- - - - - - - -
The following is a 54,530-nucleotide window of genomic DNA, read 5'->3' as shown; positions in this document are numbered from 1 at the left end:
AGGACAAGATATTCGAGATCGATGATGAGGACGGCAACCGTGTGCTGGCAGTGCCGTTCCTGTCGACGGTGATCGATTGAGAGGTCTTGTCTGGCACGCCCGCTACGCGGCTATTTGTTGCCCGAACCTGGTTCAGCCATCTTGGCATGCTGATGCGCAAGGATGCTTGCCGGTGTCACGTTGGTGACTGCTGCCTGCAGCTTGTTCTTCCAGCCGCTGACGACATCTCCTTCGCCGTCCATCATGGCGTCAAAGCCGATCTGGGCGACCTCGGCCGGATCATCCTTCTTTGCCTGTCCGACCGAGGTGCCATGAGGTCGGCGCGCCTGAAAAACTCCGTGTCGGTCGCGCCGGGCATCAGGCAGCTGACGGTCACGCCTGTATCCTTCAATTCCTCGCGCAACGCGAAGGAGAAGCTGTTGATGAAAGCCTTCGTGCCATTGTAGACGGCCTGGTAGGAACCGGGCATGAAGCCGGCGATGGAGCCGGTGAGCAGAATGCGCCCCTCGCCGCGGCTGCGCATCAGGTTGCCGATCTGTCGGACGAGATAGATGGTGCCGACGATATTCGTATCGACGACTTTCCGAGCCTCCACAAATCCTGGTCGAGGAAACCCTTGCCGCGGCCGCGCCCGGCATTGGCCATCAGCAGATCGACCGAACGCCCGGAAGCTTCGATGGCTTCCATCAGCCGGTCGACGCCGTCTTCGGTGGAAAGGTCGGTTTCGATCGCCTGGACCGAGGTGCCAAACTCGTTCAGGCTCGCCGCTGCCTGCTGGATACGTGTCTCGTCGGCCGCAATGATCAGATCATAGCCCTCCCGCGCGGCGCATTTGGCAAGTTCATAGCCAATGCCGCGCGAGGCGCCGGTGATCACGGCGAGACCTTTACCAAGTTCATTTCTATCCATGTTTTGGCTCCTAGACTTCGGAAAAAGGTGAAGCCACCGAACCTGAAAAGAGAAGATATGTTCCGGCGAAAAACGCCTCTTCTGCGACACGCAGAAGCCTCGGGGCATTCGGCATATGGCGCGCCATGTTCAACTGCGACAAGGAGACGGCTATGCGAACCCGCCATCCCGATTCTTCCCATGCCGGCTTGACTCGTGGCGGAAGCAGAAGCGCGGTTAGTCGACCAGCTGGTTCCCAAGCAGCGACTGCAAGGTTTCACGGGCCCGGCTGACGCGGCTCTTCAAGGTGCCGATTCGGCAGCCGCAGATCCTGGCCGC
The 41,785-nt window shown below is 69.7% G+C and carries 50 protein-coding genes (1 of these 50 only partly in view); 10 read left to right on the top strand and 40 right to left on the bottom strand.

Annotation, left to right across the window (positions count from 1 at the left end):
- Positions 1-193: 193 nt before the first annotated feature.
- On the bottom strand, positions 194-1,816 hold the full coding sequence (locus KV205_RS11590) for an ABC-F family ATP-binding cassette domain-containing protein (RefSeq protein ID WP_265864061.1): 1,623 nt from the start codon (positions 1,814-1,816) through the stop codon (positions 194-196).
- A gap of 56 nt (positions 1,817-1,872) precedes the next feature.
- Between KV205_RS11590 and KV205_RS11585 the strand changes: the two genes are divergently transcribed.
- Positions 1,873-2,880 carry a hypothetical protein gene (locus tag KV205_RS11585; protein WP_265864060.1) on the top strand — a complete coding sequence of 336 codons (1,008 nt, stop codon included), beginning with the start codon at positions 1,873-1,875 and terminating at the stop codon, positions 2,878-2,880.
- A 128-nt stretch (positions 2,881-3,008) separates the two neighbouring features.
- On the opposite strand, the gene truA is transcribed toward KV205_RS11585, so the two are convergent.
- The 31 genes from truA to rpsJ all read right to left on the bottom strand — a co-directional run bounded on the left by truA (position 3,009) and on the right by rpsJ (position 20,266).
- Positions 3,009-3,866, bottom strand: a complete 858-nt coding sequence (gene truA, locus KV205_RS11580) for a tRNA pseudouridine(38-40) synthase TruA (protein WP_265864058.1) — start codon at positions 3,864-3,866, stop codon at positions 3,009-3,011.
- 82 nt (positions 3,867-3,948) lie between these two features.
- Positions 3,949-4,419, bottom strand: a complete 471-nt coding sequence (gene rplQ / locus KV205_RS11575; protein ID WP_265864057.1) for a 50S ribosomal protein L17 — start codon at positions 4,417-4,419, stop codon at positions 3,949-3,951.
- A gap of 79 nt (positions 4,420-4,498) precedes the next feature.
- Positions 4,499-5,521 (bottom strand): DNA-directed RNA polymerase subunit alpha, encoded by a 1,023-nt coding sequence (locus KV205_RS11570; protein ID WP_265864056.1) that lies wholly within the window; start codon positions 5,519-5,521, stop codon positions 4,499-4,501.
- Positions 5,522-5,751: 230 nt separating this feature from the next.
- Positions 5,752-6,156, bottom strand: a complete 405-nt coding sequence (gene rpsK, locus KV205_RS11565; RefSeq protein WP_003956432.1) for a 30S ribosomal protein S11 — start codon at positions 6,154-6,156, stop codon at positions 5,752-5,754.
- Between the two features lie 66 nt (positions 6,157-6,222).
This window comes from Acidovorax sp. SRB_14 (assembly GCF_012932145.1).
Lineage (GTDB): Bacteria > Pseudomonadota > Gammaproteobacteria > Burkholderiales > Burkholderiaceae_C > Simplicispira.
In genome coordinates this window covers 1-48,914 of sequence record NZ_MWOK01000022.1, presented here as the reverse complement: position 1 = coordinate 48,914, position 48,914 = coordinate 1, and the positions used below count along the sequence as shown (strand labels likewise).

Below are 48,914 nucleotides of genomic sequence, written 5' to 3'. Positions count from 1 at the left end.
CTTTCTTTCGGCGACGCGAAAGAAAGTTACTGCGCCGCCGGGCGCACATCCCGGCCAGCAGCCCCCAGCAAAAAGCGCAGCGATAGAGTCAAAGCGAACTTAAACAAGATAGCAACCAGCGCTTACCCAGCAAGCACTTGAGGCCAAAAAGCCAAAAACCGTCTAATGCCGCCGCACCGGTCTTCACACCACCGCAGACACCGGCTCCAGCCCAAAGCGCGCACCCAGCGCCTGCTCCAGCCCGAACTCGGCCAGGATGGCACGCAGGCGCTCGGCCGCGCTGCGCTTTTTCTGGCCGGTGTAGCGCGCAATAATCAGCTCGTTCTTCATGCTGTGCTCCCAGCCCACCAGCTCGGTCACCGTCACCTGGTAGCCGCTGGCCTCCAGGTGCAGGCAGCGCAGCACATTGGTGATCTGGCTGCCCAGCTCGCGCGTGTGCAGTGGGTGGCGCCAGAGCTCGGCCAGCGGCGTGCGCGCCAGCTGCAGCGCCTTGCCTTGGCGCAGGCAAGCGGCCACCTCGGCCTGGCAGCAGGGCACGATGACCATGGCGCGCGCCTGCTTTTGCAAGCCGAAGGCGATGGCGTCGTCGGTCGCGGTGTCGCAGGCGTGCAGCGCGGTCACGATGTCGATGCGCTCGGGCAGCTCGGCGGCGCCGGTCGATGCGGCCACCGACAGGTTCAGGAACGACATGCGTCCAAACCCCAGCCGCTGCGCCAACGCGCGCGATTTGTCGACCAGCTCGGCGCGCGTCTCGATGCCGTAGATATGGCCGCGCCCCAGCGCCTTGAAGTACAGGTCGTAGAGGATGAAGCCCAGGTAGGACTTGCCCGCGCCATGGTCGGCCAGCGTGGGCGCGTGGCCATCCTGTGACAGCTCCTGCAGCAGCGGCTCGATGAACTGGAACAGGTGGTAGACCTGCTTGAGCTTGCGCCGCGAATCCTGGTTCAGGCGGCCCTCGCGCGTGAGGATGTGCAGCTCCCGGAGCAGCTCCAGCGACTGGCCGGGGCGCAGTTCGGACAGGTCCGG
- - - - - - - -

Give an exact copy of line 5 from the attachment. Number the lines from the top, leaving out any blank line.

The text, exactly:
- Positions 1-193: 193 nt before the first annotated feature.